The Science of Controller Synthesis
Experience in synthesizing practical control systems for a helicopter model quantifies the strengths and weaknesses of this explicit one-shot approach to engineering applications. The synthesized autopilots are compared directly with those produced by design and it is concluded that a design approach based on synthesis is a formidable strategy for tackling industrial control problems. More
Control systems can be designed or synthesized for industrial applications based on appropriate mathematical models that adequately approximate their dynamics. In essence design is a guided trial-and-error strategy that encourages exploration of the problem whilst synthesis relies on a mathematical formulation that produces a one-shot solution. By applying both techniques to the same problem and comparing the resulting controllers directly, the strengths and weaknesses of synthesis emerge. The application of two well-known synthesis methods to altitude control of a simulated helicopter is discussed, and the unique features of both synthesis and design become starkly evident. (The designs are outlined as they were detailed in the prequel to this book.) Experience with producing an autopilot for helicopter altitude control reveals that a design approach that utilizes the strengths of synthesis is able to mitigate some of its blatant weaknesses. This was particularly relevant for those synthesis solutions with exceptionally poor practical characteristics that were encountered during the project.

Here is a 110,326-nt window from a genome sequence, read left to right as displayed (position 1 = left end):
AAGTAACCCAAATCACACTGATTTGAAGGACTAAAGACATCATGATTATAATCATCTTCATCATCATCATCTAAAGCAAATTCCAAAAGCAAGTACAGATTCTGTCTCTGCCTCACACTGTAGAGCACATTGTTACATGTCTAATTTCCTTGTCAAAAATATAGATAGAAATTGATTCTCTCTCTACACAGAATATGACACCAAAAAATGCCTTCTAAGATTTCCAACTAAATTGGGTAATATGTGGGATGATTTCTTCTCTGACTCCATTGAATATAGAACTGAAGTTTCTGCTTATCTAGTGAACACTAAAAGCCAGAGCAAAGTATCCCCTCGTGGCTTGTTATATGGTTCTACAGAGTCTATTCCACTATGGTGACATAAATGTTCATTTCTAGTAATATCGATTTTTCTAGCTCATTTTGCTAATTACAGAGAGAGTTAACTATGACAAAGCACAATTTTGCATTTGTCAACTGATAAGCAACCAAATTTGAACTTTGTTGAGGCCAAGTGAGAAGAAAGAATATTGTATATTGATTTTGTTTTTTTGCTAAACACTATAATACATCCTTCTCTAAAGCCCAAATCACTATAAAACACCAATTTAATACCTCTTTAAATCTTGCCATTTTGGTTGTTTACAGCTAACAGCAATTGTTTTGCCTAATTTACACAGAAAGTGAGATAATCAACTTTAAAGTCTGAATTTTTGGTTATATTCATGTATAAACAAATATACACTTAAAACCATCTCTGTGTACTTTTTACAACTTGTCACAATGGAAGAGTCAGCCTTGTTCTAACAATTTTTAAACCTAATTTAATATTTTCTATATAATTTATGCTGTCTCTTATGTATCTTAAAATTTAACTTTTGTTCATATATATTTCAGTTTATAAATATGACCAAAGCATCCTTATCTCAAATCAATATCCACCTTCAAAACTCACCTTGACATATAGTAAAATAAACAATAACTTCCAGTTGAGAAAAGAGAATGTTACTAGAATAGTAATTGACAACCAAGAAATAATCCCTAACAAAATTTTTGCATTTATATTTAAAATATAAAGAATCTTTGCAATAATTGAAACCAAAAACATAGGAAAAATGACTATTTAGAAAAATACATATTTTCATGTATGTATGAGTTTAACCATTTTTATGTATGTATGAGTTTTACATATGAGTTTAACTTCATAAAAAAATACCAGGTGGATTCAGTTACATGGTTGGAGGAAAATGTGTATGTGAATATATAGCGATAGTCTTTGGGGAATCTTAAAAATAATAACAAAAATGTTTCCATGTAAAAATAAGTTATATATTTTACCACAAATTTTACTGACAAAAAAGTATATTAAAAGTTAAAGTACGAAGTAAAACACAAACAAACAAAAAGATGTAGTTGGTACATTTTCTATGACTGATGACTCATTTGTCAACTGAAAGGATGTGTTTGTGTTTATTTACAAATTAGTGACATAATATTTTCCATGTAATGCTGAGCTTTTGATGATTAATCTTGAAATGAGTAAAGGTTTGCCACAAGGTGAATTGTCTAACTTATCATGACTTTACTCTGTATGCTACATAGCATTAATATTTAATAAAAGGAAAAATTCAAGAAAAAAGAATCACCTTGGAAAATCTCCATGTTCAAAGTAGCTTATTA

Available ebook formats: